Earthquake swarms reveal missing piece of tectonic plate-volcano puzzle


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Deep under the ocean bed, a sinking tectonic plate causes a “swarm” of earthquakes, feeding molten rock into newly forming volcanoes, new research has discovered.

Earthquake swarms reveal missing piece of tectonic plate-volcano puzzle
Deep earthquake swarms show the path of fluids released from the subducted Pacific Plate
[Credit: Lloyd White, University of Wollongong]

Earthquake swarms are when a large number of earthquakes occur close together over a short period. Researchers found two such swarms while studying the Mariana and Izu-Bonin arc system in the Pacific Ocean.

By plotting each earthquake swarm on a three-dimensional map, the researchers found the earthquakes defined a pipe-like structure through which the molten rock travelled, rising from a sinking tectonic plate at depths of around 200km to a magma chamber underneath a volcano.

The discovery solves a missing piece of the tectonic puzzle: revealing the path that fluids and molten rock move through the deep Earth to volcanoes at the surface.

The international team included scientists from the University of Wollongong (UOW), Royal Holloway University of London, University of Cambridge, Australian National University, Columbia University, Cardiff University and Durham University.

The Mariana and Izu-Bonin arc system lies on the ocean bed, stretching 2800 kilometres from Japan south to Guam and beyond. It marks where two tectonic plates—the Philippine Sea Plate and the Pacific Plate—meet.

As the Pacific Plate subducts, sinking into the Earth’s mantle, it carries water deep down into the Earth. The plate gets hotter and experiences more pressure the deeper it goes, until superheated water tries to escape, causing the rock to fracture and melt and creating a pathway for the molten rock to rise.

Earthquake swarms reveal missing piece of tectonic plate-volcano puzzle
Rare earthquake occurrences have recently been documented at the boundary
between the Pacific tectonic plate and the Philippine Sea plate
[Credit: Lloyd White, University of Wollongong]

Lead author Dr. Lloyd White from UOW’s School of Earth, Atmospheric and Life Sciences described the process as a natural hydro-fracking effect.

“In fracking used by the petroleum industry, they drill into the Earth up to a few kilometres deep, and then continue to pump liquid down until the pressure grows and the rocks crack, creating a path for the petroleum or natural gas to flow through the rocks and into a pipe back to the surface,” Dr. White said.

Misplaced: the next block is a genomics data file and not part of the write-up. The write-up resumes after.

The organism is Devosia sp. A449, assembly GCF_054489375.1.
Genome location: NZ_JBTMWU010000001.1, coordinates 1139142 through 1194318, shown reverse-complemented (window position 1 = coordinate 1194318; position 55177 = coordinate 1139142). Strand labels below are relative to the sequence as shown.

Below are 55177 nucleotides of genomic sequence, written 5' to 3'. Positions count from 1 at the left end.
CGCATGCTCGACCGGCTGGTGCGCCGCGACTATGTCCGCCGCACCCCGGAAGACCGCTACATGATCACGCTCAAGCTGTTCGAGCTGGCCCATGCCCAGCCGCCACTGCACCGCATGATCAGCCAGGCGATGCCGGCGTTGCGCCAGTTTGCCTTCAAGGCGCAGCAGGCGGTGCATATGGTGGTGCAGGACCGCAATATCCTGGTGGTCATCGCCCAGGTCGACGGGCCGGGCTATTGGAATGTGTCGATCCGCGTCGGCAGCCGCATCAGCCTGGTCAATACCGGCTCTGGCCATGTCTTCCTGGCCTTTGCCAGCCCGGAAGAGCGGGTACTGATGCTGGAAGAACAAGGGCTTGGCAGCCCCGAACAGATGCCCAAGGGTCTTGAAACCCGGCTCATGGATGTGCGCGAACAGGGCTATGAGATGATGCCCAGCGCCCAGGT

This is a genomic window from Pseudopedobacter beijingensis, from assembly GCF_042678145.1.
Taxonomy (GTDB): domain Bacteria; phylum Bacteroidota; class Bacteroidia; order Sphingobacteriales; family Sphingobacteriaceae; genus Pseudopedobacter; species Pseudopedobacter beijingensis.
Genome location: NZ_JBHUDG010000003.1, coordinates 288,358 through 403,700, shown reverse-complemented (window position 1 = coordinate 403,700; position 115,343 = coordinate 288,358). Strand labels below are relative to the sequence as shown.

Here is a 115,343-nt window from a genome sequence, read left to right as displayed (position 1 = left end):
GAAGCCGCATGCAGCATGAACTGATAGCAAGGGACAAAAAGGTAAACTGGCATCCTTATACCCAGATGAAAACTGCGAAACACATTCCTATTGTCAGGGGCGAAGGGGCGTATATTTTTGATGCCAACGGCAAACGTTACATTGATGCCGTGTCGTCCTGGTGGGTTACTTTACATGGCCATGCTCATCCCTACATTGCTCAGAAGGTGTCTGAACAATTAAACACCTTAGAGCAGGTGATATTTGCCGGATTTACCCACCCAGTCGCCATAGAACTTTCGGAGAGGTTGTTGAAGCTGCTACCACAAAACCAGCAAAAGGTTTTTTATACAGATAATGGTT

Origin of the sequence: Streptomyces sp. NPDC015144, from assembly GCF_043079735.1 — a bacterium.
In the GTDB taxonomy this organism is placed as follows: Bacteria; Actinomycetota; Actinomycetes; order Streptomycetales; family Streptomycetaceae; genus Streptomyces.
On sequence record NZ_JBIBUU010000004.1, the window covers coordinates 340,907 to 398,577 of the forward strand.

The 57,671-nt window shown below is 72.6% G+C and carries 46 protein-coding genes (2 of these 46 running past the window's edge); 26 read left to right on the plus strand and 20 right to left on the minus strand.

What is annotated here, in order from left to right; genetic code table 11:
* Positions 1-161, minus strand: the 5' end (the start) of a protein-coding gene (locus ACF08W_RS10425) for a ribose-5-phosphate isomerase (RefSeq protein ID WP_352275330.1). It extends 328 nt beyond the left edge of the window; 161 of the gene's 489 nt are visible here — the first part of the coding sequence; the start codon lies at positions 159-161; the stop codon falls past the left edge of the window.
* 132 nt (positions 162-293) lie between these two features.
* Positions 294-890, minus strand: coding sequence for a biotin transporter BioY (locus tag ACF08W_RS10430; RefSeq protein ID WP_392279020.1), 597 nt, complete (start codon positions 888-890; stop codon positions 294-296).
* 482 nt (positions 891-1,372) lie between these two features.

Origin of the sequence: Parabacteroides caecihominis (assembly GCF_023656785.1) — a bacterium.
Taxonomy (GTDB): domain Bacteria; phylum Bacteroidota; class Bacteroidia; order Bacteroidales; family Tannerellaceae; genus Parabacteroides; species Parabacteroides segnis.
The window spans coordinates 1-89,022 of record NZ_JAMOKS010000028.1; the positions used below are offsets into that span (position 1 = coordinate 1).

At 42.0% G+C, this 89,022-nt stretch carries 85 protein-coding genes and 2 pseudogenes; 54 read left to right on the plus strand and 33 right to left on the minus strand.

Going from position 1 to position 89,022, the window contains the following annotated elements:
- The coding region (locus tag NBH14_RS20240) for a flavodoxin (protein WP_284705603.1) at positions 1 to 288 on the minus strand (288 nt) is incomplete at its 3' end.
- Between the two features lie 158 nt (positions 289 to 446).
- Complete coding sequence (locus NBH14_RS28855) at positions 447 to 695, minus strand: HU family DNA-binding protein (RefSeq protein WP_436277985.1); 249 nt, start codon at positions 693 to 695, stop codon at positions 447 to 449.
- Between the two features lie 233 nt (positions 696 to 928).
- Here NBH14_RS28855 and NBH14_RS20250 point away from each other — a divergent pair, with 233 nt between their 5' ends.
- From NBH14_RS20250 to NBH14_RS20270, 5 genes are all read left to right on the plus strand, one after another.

“In this case, the tectonic plate carries the water down very deep into the Earth, down to around 200 kilometres below the surface. As the plate goes down it gets hotter and the pressure gets higher, driving water out of subducted plate.

“It’s ultimately the water that causes those slowly moving rocks to melt as well as to cause these rare earthquakes. The water gets so hot and is under so much pressure that it needs to get away. As it moves upwards it causes the rocks to fracture and melt, forming magma, and that magma is what feeds to volcano at the top of the system.

“It is similar to fracking, but at a much grander scale and completely driven by Earth’s natural processes, rather than being human induced.”

The two earthquake swarms occurred deep in the Earth in a zone that doesn’t usually have any earthquakes. The simplest explanation is they were caused by a process similar to fracking, either by the rock breaking ahead of the superheated fluid, or by the pipe collapsing after the fluid had moved through the system.

Earth’s deepest earthquake swarm video [Credit: Lloyd White, University of Wollongong]

“Geologists have always assumed that the water in this system goes upwards, but we’ve never had a good way of imaging that. These examples—a freak occurrence that we’ve stumbled on—show very clearly where the water must be travelling,” Dr. White said.

Co-author Dr. Dominique Tanner, also from UOW’s School of Earth, Atmospheric and Life Sciences, said: “We can actually use the earthquakes to figure out how quickly these fluids travel. We know exactly when and where the earthquakes occur, so we can estimate how quickly the fluid moves through the deep Earth, which is faster than one kilometre an hour—much faster than we previously thought.”

While a lot more research is needed, the discovery may help scientists in monitoring which volcanoes are being primed with increasing amounts of magma from the deep Earth.

The study is published in Earth and Planetary Science Letters.

Author: Ben Long | Source: University of Wollongong [June 18, 2019]



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